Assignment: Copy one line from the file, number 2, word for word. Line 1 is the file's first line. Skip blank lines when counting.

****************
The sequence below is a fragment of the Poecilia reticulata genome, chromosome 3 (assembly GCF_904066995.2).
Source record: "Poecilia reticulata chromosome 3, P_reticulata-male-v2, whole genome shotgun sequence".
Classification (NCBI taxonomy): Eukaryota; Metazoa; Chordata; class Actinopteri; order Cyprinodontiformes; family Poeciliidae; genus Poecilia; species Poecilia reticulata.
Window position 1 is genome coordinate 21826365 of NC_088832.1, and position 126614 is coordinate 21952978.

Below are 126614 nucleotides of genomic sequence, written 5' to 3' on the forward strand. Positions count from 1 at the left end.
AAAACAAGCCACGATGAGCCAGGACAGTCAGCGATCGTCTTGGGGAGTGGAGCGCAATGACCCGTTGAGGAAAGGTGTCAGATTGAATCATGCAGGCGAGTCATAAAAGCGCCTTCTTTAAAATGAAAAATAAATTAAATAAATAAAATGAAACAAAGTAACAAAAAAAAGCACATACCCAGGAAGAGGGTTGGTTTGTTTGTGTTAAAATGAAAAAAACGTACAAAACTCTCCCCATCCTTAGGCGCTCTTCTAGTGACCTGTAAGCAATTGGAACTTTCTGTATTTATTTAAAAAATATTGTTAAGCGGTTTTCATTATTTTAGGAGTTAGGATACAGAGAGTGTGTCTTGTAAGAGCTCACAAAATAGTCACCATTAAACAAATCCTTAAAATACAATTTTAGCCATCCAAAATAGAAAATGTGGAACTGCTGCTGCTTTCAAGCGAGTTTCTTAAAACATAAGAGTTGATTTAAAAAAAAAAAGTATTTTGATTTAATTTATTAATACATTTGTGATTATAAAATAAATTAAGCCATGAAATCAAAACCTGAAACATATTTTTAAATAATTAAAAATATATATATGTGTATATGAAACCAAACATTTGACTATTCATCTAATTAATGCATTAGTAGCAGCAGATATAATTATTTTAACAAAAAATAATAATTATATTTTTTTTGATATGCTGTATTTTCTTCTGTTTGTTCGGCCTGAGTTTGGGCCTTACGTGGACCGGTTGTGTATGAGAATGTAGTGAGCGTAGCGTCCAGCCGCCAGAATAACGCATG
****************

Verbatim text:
Source record: "Poecilia reticulata chromosome 3, P_reticulata-male-v2, whole genome shotgun sequence".